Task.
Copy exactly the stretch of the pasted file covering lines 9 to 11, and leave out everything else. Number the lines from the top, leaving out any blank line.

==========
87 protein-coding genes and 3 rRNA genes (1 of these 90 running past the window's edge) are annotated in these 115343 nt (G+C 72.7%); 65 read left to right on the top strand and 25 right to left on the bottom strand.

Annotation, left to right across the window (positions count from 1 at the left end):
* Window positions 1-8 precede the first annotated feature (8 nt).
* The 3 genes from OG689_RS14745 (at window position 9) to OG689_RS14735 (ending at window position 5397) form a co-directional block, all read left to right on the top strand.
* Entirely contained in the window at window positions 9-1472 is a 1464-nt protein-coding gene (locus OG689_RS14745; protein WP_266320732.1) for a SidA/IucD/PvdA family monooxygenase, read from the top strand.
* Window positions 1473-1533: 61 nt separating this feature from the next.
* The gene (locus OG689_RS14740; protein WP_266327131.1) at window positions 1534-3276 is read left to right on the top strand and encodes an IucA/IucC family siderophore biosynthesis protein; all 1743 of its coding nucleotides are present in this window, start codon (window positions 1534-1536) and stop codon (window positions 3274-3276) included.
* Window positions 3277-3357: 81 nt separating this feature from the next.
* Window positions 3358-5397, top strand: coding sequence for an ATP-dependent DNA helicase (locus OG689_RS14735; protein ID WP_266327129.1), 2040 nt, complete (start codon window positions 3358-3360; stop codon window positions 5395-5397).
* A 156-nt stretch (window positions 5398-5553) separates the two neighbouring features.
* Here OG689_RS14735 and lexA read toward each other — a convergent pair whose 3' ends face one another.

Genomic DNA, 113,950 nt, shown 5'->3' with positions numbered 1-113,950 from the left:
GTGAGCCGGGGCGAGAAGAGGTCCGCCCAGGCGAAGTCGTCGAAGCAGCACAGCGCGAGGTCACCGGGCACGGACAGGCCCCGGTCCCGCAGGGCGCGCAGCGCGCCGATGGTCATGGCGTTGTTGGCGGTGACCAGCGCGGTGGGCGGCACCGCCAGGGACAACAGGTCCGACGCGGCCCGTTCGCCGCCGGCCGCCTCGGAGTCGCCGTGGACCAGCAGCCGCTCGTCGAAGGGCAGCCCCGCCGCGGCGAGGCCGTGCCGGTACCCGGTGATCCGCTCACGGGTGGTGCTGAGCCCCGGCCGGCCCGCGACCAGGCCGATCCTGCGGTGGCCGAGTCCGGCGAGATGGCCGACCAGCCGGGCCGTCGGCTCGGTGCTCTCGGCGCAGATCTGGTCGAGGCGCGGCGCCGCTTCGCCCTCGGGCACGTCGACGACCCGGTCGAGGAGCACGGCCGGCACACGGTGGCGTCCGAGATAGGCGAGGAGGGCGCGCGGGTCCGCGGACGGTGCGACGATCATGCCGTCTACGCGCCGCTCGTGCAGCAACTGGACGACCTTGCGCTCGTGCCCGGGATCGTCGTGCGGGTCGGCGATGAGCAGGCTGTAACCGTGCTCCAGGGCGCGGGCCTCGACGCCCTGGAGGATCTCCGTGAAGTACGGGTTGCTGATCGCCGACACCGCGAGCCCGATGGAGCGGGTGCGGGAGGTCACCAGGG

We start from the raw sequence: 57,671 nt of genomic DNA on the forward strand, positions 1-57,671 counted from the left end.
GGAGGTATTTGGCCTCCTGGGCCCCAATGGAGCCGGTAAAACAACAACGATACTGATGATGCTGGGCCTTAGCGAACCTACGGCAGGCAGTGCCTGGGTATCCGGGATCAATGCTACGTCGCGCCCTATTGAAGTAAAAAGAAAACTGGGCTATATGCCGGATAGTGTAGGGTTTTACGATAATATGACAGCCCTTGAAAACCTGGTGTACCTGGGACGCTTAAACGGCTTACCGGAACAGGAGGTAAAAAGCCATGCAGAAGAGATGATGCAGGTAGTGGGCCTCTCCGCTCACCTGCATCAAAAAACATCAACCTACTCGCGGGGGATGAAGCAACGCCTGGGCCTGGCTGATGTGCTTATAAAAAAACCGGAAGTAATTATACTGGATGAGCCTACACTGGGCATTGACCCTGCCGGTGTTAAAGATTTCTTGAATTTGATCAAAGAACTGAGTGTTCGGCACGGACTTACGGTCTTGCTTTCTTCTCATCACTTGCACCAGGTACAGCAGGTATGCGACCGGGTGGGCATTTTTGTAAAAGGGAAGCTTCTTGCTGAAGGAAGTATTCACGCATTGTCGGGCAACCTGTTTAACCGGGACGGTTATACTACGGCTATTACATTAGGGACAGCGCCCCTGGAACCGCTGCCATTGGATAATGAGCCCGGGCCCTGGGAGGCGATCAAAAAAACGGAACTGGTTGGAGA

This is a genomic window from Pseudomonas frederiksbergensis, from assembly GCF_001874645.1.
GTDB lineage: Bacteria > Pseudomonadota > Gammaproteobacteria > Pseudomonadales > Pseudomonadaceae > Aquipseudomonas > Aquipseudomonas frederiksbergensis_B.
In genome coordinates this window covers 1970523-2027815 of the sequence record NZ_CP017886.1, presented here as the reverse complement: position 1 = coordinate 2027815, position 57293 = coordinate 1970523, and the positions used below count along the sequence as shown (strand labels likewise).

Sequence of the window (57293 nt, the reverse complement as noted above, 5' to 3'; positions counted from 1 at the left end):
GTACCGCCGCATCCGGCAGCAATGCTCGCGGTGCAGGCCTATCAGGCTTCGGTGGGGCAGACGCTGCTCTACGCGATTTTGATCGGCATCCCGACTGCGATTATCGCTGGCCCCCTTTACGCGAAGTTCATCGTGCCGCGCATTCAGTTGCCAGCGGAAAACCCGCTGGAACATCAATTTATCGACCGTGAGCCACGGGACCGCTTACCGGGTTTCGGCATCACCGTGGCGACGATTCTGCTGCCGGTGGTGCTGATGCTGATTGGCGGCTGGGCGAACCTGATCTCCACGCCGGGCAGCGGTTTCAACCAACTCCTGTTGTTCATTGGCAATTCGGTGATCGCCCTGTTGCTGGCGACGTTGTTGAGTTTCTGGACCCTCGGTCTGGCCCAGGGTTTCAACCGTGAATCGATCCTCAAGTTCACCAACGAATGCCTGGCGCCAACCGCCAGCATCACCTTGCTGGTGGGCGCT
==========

* Window positions 3358-5397, top strand: coding sequence for an ATP-dependent DNA helicase (locus OG689_RS14735; protein ID WP_266327129.1), 2040 nt, complete (start codon window positions 3358-3360; stop codon window positions 5395-5397).
* A 156-nt stretch (window positions 5398-5553) separates the two neighbouring features.
* Here OG689_RS14735 and lexA read toward each other — a convergent pair whose 3' ends face one another.